It’s very rare that a film can be described as luscious, but Carol certainly fits that description. A tender story that blurs emotional openness, repression, and longing.
Therese (Rooney Mara) is a toy shop clerk, a post-college pre-life adult frequently found staring into the middle distance wishing she was doing something else, but with no idea what. She idly surveys the sea of customers bustling by to get the latest doll, panning past mothers clutching their lists and fathers standing idly by – until Carol. From the name alone she’s mysterious, apposite, and by the first conversation Therese is hooked. Carol (Cate Blanchett) seems to glide through the room with the grace of experience, an air of mystery held by her secretive seductive edge and near Femme Fatale mannerisms; every move being both calculated and flawless, natural and façade. It’s this balance between the two that causes their relationship to be so intriguing, for everything we find about Carol, Therese finds something about herself.
The film is from the perspective of Therese in love, of a woman from that period (early 50’s) in love. Grainy Super 16 Ektachrome film casts everything into muted magentas, pinks, yellows, and above all green, the colour of Carol and subsequently their relationship. A subtly sweet view, rather than the pop colours and neon highlights of modern romance. While the compositions replicate Vivian Maier photographs – a fascination with the current world and the people within it, before adapting and focusing toward reflection and abstraction through mirrors or rainy windows, as though Therese herself is photographing her own love story.
This love story plays out as a classic romance, a forbidden love that no one understands and can only be realized by eloping from the world eager to tear them apart. What’s brave about the story, and certainly for its source material, is the lack of questioning behind their love. It’s not a strife that they love in a way currently unaccepted in the 1950’s world, only the way in which they are treated because of it. Their sexuality is never considered a curse or a burden, and they never wish themselves any different, only their conditions. It stops the film from being a possibly preachy subject and lets their love be presented realistically and honestly, saying more than a direct statement could.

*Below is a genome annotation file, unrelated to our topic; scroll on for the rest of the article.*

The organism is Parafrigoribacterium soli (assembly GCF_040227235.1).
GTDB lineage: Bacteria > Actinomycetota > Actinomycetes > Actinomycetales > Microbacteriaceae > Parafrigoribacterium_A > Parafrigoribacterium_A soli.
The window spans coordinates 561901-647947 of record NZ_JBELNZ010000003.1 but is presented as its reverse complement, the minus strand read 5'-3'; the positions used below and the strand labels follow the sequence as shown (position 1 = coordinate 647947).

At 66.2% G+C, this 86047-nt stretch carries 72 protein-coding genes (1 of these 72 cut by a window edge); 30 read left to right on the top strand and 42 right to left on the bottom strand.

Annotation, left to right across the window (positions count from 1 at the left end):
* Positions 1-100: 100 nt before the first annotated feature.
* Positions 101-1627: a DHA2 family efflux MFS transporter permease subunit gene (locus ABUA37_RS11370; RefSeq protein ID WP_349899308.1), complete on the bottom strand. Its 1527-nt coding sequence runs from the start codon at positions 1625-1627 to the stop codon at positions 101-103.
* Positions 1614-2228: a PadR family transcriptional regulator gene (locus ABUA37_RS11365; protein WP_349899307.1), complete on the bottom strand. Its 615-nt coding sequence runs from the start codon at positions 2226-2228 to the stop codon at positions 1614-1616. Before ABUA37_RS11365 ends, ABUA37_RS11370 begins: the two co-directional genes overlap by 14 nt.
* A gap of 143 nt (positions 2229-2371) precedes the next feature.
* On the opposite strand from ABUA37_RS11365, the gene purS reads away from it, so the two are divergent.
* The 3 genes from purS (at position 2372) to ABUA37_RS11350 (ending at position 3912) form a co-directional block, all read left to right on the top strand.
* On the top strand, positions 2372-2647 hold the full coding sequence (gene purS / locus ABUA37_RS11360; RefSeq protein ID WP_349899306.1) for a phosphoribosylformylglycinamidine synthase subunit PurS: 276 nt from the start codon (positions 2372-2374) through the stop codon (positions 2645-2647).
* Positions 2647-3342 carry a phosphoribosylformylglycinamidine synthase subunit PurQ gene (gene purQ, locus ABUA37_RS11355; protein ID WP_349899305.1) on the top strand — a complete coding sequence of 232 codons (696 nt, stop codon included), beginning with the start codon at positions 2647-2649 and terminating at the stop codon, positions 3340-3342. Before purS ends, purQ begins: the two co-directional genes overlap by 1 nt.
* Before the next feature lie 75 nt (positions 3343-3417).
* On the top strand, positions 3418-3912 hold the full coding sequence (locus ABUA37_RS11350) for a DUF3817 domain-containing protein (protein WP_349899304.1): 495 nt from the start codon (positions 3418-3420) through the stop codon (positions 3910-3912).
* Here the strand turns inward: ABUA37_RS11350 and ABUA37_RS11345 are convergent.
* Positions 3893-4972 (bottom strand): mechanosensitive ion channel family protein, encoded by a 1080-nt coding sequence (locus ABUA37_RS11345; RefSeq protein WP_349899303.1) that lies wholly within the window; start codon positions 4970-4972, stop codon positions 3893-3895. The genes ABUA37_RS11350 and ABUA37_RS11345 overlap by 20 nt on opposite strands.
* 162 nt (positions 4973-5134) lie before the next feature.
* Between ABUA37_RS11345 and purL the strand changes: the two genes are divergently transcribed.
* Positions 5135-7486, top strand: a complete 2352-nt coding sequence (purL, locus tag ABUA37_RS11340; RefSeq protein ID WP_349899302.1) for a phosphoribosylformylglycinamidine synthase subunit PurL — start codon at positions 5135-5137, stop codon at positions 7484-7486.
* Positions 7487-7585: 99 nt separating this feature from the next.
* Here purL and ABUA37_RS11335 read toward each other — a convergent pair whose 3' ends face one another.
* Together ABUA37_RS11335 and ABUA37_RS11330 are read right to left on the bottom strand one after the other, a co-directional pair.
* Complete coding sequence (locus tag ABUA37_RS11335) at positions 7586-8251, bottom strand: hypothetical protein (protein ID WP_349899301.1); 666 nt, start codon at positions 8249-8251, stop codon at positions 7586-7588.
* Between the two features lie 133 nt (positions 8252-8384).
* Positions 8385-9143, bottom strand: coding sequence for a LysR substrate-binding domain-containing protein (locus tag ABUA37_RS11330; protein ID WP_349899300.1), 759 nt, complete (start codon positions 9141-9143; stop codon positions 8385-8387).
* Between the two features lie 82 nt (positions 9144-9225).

However, despite the superb detail and thought behind the film it is not without its flaws, such as scenes away from Therese’s perspective, which seem almost detrimental to the aforementioned romantic storytelling aspect of the film. While they are included to allow Blanchett bigger acting moments, and add some appreciated tension to the proceedings, it strays from romance into melodrama. Similarly the amount of time spent building the relationship between the two was slightly lacking, in that there’s not enough information as to why they have fallen in love with each other specifically, rather than just the concept of a person, or the escape of another. However, it could also be argued that the large amount of restrictions between the two are telling of the period, which while helpful to establish dramatic elements does not help for the romance.
It’s not perfect, and agreeably a little slow, but theres so much character and detail behind every scene and shot that it’s clear as one of the most honestly human and romantic films of the year.
Carol (2015), directed by Todd Haynes, is distributed in the UK by StuidoCanal. Certificate 15.